TREES that were cut down to make way for the Westgate development are now changing lives in Blackbird Leys.

A giant pile of wood from the 60 trees chopped down in Oxford city centre has been donated to struggling charity Pathway Workshop.

The staff, who have physical and learning disabilities, make garden furniture and wood chippings.

But the charity was forced to lay off six staff in December and restrict its opening times to three days a week because of funding issues.

Now the free London plane and cherry wood is being used to create new stock for the workshop to sell.

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General manager Mike Fleming said: “We are hugely grateful. This is the sort of tangible support that actually makes a difference to us.

“It’s a good morale booster around here.

“We’re going to set about getting some creative individuals to design items for us from the bigger bits of wood – things like furniture, wildlife items and garden ornaments and so on.

“Hopefully we will make something that can become part of the new Westgate development.

“For the smaller pieces we will dry it all out and create things like logs and wood chips which we can sell and support the charity.”

Despite a £3,000 grant from Blackbird Leys Parish Council, Pathway is still struggling with annual running costs of £120,000 to £144,000 and £40,000 of debts.

The wood was donated by the Westgate Oxford Alliance, which is set to complete the Westgate development by autumn 2017.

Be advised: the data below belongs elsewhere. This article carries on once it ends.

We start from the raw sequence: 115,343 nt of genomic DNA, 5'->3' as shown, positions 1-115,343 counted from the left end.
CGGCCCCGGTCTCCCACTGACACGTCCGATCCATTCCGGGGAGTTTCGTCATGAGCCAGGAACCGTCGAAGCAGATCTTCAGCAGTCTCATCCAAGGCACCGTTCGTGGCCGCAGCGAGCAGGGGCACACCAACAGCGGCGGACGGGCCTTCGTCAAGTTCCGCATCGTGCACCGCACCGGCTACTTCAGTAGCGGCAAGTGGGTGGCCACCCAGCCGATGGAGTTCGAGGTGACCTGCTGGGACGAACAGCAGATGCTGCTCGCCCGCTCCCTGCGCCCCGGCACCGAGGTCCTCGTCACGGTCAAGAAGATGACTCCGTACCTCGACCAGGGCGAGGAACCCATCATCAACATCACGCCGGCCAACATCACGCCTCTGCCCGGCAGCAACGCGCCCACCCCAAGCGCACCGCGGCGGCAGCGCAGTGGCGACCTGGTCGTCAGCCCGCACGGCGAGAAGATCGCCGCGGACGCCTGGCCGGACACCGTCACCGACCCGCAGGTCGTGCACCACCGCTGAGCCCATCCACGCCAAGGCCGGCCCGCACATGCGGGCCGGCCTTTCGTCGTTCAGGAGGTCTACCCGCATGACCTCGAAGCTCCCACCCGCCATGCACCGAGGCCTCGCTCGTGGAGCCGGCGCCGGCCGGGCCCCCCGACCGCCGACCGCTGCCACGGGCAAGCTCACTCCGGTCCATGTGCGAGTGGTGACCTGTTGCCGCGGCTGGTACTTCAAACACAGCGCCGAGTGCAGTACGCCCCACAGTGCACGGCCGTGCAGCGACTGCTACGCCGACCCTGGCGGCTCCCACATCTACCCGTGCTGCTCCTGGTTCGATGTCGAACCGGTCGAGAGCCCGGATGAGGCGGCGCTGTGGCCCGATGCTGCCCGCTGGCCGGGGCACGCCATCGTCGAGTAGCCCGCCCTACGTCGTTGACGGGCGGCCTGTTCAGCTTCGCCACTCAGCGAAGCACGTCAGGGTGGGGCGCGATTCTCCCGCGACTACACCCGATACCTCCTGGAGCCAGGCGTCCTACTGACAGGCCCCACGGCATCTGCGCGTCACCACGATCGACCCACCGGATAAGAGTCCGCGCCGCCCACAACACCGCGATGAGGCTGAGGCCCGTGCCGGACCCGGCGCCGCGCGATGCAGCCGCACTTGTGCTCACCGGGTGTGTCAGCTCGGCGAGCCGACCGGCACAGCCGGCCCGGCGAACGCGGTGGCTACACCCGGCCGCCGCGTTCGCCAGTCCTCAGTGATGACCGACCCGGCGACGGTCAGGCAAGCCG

The trees came from an area set to be transformed into a public square in the shopping complex’s £440m overhaul. Work, which started last month, included removing the trees from Old Greyfriars Street, Turn Again Lane and those outside County Hall in Castle Street.

Project director Neil Read said: “The trees unfortunately had to come down while we prepare the site for the development.

“We wanted an opportunity to ‘upcycle’ the wood. The last thing we wanted was for it to all go to waste.”

He said: “We have a very strict recycling target and this is the first opportunity to demonstrate that.

“All of the steel and concrete on the site will be used again.”

Oxford Preservation Trust director Debbie Dance had criticised the removal of the trees, saying the group was “disappointed” to discover two 44-year-old plane trees had been chopped down.

But when told of the wood’s donation, she said: “That’s a brilliant idea. We’re delighted it’s going to be put to good use.

“You can’t stick trees back together so it’s nice to know its going to a good cause.

“That’s much nicer than it all going to landfill.”

She said: “I might speak to Pathway about making the trust something small to keep from the wood.”

  • For more information on the charity visit pathway